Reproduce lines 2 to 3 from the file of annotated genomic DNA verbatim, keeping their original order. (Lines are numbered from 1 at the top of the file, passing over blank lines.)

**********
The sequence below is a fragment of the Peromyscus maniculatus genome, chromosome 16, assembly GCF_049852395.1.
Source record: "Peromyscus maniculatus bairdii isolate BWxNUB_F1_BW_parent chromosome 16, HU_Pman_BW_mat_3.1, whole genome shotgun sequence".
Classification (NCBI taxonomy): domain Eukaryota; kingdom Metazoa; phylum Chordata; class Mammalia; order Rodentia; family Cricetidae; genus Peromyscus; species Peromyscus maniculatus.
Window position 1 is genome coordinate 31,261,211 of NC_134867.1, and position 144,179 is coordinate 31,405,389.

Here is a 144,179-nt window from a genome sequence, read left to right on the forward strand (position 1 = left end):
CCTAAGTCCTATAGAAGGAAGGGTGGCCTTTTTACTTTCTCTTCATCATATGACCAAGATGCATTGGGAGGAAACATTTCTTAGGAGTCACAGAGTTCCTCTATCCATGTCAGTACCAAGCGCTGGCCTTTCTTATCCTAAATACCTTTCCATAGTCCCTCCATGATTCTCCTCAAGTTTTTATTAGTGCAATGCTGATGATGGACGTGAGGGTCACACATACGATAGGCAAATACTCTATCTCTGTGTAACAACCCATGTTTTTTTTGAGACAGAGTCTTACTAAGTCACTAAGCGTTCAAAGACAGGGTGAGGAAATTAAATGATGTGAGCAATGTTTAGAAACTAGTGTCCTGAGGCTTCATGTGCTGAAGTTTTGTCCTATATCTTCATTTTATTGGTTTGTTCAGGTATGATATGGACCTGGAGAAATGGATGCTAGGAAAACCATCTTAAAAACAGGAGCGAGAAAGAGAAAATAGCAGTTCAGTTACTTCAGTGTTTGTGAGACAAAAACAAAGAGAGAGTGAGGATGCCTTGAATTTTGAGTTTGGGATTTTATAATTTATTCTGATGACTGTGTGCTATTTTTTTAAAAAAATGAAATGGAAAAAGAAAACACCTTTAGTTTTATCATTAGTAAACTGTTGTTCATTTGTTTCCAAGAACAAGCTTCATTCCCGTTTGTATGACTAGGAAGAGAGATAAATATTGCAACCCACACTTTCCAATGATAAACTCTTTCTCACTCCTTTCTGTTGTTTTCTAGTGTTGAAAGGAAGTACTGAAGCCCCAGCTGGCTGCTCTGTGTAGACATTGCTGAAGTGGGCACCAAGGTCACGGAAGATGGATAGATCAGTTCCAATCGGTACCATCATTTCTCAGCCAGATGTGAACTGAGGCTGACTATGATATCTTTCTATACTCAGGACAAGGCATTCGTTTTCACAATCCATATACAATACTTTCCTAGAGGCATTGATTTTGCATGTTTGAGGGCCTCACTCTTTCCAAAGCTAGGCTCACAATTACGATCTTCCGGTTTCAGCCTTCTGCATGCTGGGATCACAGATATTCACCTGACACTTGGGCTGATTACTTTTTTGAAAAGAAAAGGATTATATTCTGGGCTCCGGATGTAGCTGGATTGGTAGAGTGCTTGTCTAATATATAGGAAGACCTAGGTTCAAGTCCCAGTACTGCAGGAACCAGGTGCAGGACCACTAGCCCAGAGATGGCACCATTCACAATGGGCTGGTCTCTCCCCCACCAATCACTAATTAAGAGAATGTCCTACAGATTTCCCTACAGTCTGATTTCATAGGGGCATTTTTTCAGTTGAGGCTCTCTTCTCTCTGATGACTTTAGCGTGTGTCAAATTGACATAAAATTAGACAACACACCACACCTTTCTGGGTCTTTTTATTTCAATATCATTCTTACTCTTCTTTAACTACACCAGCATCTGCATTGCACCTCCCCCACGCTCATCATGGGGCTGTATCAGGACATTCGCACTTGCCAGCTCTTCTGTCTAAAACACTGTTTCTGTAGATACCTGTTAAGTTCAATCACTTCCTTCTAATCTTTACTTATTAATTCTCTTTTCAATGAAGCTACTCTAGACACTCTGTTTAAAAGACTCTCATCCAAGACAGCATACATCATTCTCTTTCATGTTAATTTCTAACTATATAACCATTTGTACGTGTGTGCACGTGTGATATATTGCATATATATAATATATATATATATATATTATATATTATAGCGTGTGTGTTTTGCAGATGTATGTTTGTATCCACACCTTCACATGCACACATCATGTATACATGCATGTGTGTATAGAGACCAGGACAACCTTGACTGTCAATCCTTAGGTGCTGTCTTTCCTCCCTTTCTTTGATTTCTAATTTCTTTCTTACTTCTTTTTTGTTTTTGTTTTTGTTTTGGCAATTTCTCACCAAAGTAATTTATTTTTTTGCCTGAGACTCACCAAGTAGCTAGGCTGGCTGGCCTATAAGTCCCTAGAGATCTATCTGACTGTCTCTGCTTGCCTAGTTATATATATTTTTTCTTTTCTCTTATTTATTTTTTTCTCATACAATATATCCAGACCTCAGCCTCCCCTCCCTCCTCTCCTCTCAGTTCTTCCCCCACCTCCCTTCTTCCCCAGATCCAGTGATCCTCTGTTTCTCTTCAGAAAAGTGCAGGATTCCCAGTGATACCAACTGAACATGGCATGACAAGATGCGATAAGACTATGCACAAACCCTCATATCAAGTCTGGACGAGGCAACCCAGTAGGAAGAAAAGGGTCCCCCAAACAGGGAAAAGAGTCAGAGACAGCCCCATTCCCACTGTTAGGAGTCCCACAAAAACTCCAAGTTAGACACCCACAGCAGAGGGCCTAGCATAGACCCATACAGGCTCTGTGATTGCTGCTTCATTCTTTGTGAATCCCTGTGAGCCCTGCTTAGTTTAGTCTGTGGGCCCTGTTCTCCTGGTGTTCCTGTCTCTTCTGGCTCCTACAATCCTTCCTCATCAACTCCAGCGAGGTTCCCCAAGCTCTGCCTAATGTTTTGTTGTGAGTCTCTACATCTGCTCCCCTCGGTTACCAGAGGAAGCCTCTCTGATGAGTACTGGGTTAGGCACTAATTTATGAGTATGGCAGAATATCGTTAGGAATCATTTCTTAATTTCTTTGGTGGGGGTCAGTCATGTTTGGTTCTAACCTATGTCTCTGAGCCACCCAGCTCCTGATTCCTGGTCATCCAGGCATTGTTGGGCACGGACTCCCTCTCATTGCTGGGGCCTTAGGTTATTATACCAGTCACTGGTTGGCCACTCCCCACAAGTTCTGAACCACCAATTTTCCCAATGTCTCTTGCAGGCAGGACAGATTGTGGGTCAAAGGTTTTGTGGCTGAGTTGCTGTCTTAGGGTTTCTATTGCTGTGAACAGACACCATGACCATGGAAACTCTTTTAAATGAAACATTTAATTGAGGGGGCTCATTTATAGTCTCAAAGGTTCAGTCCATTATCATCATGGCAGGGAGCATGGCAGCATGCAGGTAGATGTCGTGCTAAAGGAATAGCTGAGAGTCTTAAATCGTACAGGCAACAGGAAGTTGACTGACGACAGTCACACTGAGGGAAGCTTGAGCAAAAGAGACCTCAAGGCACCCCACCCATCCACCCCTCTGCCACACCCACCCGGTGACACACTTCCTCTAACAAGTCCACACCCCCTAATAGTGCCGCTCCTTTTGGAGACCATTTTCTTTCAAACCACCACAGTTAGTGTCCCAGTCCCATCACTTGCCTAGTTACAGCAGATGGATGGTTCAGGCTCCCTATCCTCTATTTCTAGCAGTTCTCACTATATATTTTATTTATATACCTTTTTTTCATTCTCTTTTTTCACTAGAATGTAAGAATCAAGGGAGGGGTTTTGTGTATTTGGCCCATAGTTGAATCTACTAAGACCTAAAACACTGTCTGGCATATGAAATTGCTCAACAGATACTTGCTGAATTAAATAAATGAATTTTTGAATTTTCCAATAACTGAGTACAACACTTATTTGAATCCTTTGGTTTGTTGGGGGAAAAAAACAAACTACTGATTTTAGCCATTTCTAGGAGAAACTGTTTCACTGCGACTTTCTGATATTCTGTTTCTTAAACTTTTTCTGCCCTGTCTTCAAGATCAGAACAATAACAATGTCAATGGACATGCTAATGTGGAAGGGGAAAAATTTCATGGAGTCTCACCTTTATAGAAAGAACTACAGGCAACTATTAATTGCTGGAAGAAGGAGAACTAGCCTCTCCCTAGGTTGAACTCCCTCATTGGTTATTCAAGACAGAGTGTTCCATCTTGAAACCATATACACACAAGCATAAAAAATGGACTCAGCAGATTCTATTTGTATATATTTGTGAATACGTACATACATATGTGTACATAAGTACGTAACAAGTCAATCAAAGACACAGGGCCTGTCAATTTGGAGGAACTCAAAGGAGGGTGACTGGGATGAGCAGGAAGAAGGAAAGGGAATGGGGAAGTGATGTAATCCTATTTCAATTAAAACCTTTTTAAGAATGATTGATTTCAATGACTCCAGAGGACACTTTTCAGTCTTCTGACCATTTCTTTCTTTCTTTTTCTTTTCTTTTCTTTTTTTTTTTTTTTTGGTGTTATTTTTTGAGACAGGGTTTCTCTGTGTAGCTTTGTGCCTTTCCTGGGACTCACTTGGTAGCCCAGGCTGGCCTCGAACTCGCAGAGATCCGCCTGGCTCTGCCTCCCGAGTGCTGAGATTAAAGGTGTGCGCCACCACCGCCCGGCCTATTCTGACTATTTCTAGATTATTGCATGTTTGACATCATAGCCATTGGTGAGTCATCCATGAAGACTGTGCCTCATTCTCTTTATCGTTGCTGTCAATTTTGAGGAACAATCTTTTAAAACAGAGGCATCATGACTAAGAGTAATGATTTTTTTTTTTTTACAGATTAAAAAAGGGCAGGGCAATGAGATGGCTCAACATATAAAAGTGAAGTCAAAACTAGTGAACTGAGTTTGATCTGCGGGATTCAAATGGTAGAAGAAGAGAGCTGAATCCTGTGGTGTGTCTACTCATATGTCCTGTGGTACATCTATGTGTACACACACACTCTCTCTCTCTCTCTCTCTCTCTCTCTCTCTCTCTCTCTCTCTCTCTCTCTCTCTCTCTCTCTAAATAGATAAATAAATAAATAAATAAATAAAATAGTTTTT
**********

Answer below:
Source record: "Peromyscus maniculatus bairdii isolate BWxNUB_F1_BW_parent chromosome 16, HU_Pman_BW_mat_3.1, whole genome shotgun sequence".
Classification (NCBI taxonomy): domain Eukaryota; kingdom Metazoa; phylum Chordata; class Mammalia; order Rodentia; family Cricetidae; genus Peromyscus; species Peromyscus maniculatus.